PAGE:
Dos And Don'ts
A quick list of dos and don'ts, that really apply, regardless of what Social Media Platform you're on, not just Instagram. Give your account the attention it deserves. Like I mentioned it does take time, it doesn't happen overnight, and it takes a lot of work. Make sure your posts add value. Share quality visual content. There's a statistic that says, "Visual content is, "has 40 times more engagement than content "that doesn't have a visual element to it." So, if you're posting on Twitter, and you don't have a photo, maybe consider adding a relevant photo to make it more enticing for people to engage with. Curate a variety of content across all channels, but be consistent. So that's kind of what I was saying earlier about, you know, give people a reason to follow you on Twitter, and on Instagram, and on Facebook, and on Tumblr, or whatever platforms you decide to use. You don't have to be on all of them, but if you're using different ones, try not to be redundant across them. Decide wh...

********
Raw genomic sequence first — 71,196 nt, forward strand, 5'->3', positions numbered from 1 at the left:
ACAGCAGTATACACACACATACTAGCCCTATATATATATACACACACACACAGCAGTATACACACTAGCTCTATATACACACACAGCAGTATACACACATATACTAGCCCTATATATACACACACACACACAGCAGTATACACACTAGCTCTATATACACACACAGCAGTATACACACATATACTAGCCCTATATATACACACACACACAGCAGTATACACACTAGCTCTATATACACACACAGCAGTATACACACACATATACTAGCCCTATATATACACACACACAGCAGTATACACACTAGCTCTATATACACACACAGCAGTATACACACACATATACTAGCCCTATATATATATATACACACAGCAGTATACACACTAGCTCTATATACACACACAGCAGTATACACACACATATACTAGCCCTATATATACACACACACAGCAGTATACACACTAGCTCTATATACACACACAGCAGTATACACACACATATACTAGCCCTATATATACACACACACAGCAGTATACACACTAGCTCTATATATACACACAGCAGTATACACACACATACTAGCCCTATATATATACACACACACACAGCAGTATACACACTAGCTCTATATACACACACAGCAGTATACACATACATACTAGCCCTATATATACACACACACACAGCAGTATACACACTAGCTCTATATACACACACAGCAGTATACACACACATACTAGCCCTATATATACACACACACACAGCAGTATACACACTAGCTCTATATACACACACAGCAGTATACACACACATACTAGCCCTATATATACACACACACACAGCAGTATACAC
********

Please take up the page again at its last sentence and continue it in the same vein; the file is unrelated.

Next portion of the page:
at content is more suitable for Instagram, versus Twitter, versus Facebook, and sort of dole out your posts accordingly. Definitely promote the work of others, and things that are for the greater good. And this is easier on Twitter I think, with like re-tweets and stuff but, what I like to do is like, if there's, if some friends have cool projects or something, I might share that on my Instagram story, or like go to somebody's art show, and promote their work on my story like, it's cool to like help sort of drive traffic to people who are doing cool, interesting things. Listen, don't just speak. That's really important. You know, follow other people, engage with their posts, really build those relationships, that's key. There's um, it's not just about following the people, it's also about then, liking their photos. If you like them, engaging with them in a really genuine, honest way, and that's how those relationships are built over time. You don't want it to be a one-way street. It really is about building community. And that's how you build an audience. Be somebody that you would wanna follow. Don't, don't make it all about you. Don't overshare. I don't want 50 posts in a row on Instagram. Don't be redundant on the same network, or between networks. Don't use too many hashtags. Not more than your amount of text does. Don't tag people who aren't relevant. And don't share without interacting. Quick note about posting time, because I always get asked this. Inevitably, I get asked this. When should I post on Instagram? There's not really a good answer. In general, I would say that weekends are bad, because people are out doing the things that they then share on Social Media during the week. But I kind of find that Sunday evening is actually pretty good. Because people are kind of wrapping up, generally they're wrapping up their weekends, they're home, they're like starting to pick up their phones, and open Social Media again. But weekends are less good. Weekdays are better, commute times are even better, especially if people are in big cities they're like, on their phones on the trains and stuff like that, if they don't have to drive. The algorithm though, skews all of this right? People are seeing your image at all different times, that may or not be in line with when you actually post it. So that's, that's what makes it a little bit difficult, which is why I say, the posting time thing is kind of like, throw my hands up in the air, and I'm like, I don't really know. So do what feels good to you. The important thing to think about is time zones. So, what time zone are you in, and where do you think your audience is? Like, I feel like my audience is fairly spread throughout the world, so I can still post in the middle of the night, and get comments and likes then. But for like my Bay Area-centric photo non-profit that I work for, I try to post during times that make sense for the Bay Area, based on that time zone. Okay. Quick re-wrap up, a recap of what we've done. When you are getting started with Instagram, or any Social Media, it's important to define your goals and your strategy. Set up your account properly. Follow the right people. Create and share content using that 80/20 rule that I mentioned, where 80% should be informative, and valuable, and then 20% should be a sell. Whatever sell it is that you have. Engage with others. And then really monitor progress along the way. The last two points I wanna make before we end is that, Social Media doesn't replace the need to work hard and hustle. It is just part of the hustle. That is really important, it's not gonna, it's not the be all, end all. But it is part of what will make you successful. And that most importantly, Social Media is secondary to creating important work. If you're a photographer, get out there, create the work that makes people want to follow you. And I like to think about it as like, would I still be creating the same work, if Social Media wasn't around? Like if Instagram didn't exist, would I still be taking photos? Would I still be taking this kind of photo? And would I feel proud of the work that I'm creating, regardless of the number of people who are liking me, or following me, right? I think that's really important. That's like, I think that would be the main take-away, that I would want people to have. It's more about the work, and staying genuine to who you are, as an artist, and as a creative, and as a person, right? So thank you guys for being here. Thank you for tuning in, if you're tuning in from home. And thank you to these folks who have provided my numbers for me so, that's where I've gotten most of my information. And the last thing is, if you are interested, and aren't already doing it, you can follow me on Instagram. My username, I put right there for convenience, Pei Ketron. And I'm there, taking photos, sharing things, and hopefully adding value to your life in some way. Thank you.